lack of a better composition. From what was originally ancient oral tradition. These were these are probably my work. The linguistic work is not mine. I share the work with a very fine young Mattie linguist Roger Oppenheim. Who helped me with the original versions. Matt a fellow countryman. Composed in broadly three kind. What I will call for convenience. There not in condescension one kind. Of call the katak here. Chaotic have a ritual charm. Another kind called a y Atta or song just plainly a song the other kind which I think include the most beautiful of these things called the tang me or lament for the dead and. I would like to read you three modern
versions. One of a kind of hear. Or ritual charm and another of a wire and another element. Of two laments. I could read I should choose. The more public one because sometimes they were very private. The lament of a mother or a child the one I will read will be a public one a tiny ornament. A great chief who indeed in fact either did sign the Treaty of Waitangi it was one of the many chiefs who signed that treaty with Queen Victoria or either he signed it himself or it was a brother of his who did that will be the Lament for the chief who. But first of all a ritual chant of fire and water. The man Mary who is mentioned here is known to us all in New Zealand and to every schoolchild he was a kind of malady in part a Maori Hercules or sun hero and also a kind of
Maori Prometheus because in this charmed he discovers far and water. Title for this is the ritual chant of fire and water. It was dipped it was drawn in the water the water by the man called Maui. That hero who had doing to man God's great play by the man mowing linked by his lineage with the gods. He dipped for his drink the waters of the Weald he dad and it was done. He leveled the sand hills. The fire spit it flew into the stones and the trees caught it in their clasp. Throw it up on one monitor what gone they began searching for that bit for men to make use of. That the hands tremble gently for the file out appears. Burn slab for the moms not to cool of the man eater. He comes he is captured he has got tied in the trap.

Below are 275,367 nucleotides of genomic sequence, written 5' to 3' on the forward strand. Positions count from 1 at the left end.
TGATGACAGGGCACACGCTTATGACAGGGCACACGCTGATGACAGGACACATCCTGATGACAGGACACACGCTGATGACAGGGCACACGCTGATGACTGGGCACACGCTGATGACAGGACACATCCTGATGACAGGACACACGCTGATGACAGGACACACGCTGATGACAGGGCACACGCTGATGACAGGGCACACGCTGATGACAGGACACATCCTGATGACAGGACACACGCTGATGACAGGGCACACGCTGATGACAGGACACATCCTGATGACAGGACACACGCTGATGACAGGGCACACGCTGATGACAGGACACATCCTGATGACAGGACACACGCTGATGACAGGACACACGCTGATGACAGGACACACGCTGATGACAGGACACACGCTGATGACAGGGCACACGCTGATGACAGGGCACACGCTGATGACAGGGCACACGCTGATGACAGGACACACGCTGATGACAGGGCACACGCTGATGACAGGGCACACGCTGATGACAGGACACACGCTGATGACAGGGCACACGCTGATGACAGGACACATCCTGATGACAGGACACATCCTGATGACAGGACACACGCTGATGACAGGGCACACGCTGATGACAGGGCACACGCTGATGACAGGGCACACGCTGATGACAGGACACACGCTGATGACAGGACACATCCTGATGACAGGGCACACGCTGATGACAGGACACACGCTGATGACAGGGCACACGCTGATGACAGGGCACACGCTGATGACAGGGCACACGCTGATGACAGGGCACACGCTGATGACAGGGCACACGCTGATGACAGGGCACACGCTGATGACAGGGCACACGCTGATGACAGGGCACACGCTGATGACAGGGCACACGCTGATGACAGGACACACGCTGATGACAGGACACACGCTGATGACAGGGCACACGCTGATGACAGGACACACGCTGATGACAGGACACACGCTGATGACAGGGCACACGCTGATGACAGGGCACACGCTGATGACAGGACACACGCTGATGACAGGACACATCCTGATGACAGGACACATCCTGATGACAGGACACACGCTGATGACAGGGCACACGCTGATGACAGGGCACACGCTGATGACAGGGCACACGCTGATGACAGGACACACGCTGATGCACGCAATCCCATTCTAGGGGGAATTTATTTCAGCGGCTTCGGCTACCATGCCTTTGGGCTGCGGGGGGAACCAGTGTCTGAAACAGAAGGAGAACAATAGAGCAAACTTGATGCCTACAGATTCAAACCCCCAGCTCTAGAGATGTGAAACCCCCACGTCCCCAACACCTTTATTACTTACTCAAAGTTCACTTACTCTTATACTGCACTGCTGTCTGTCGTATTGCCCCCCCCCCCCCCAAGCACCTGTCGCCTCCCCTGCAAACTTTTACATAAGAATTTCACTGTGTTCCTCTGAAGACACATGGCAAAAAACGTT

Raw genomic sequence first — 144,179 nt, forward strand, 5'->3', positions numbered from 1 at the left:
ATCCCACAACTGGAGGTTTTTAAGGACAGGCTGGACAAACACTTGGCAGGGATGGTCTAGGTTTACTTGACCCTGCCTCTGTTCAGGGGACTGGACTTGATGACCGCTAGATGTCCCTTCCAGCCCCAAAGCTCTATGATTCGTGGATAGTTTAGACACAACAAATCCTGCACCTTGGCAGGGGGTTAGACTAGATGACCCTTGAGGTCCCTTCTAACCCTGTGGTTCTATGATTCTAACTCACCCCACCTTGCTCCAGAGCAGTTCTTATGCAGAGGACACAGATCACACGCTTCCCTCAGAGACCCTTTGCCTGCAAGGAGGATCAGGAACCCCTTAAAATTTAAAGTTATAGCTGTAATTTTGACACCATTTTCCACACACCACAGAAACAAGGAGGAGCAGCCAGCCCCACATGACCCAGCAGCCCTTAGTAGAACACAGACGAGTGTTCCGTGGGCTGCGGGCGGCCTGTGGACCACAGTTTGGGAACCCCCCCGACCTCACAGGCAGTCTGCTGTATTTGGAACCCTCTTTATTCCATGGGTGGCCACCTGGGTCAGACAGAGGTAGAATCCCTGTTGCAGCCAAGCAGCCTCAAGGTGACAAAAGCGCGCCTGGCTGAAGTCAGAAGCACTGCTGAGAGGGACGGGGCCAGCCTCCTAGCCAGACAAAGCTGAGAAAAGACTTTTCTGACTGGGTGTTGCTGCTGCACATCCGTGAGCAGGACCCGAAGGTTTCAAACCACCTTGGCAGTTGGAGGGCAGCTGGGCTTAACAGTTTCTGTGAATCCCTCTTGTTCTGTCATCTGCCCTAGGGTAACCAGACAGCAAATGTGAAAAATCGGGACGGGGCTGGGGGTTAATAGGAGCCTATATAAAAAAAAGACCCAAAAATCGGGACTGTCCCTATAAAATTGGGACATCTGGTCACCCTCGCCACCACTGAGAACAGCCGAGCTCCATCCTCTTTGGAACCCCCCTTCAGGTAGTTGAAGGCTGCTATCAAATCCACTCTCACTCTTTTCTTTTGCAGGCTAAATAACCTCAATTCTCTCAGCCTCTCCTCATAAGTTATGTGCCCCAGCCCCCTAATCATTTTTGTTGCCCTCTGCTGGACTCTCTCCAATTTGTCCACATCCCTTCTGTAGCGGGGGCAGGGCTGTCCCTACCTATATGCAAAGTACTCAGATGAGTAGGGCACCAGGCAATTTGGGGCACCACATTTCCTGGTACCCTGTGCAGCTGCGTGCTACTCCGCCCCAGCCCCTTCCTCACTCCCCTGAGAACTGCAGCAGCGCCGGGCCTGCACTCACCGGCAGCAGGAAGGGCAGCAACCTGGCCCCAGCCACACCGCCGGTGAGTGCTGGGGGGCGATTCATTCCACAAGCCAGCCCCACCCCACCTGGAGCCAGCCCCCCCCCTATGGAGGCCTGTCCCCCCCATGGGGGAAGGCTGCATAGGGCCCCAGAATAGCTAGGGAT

He has got it. All this happened long ago in the islands of BT and Donna. And now a little while. Song. Called an ancient flute song I've seen in a bun flute for the nose a nose flute made a bun and it is said by some of the most eminent scholars of the magic of matter matters that the performer on this flute could in fact brave the tomb. Through the flute while at the same time uttering the words of the song with his lips. I don't know of anyone who has had a performance of this kind. The Shining cocoa by the way is not just the Shining is not a decorative adjective. The bird is The Shining. Oh shining Kolker with a long tail calling down to me on news
of the spring come close. The wind slams and pierces loosed from long I knew it where the pillow lives on and the ritual of those forgotten. Rituals be forgotten. Rain on a rain tangled over the broader loom of the Lost darkness. Come home but I'm to tired to have you. Fly out of the wind sleep in would make your own nest here in the quiet skies of the mind. And now the lament what Danny what a hoo hoo that famous chief. The man the person Hecate mentioned in the last line was another plane missed chief leader of the matinee in a heckuva.
Light Beings lit the sky above the burial Hill. What can this mean. But they're. My brother's shadow is gone my friends forgotten so soon the weapon plucked from your hand. Oh Bruce What was the night he died. Dying out of. The waning moon. You have crossed Rocky why he'll slip woman wise towards the setting sun. The sea is of the waste go weeping and. Hot was the way you went. Where the hills run unbroken. Bush opened the doors of the sky. You go up to the first heaven and go up to the second ones there. If it is asked Who are you. Say it is the ornament of the world who will battles. It is tiresome to me the talk of other men other peoples The tribes or
with the word trembles. We oppose that stand up right away you left us die that its love was only these tears the moist skin. The white mist hanging heavy about flamers as he. Dispersed them let them die. Lest the evil that is best forgotten in the memory. And now have lest it should be thought. That at least the idea of composing in the form of lament or had completely vanished from the. Thought. Of a modern and of my own generation. I would like to read you a lament. Composed by a hundred to holiday.
Composed by a modern morality in English 200 has attempted composition in the Maori language. But this lament seems something seems to echo in the sensibility and the imagination of a modern man. Something of. The wars between European. And Mallory of the last century. And something of a regret. But I think you'll see that in the form of the man is very very similar to the more ancient traditional form. At least in the fact. That at the end the mana is left alone desolated desolated by the departure of of the dead hero or heroes.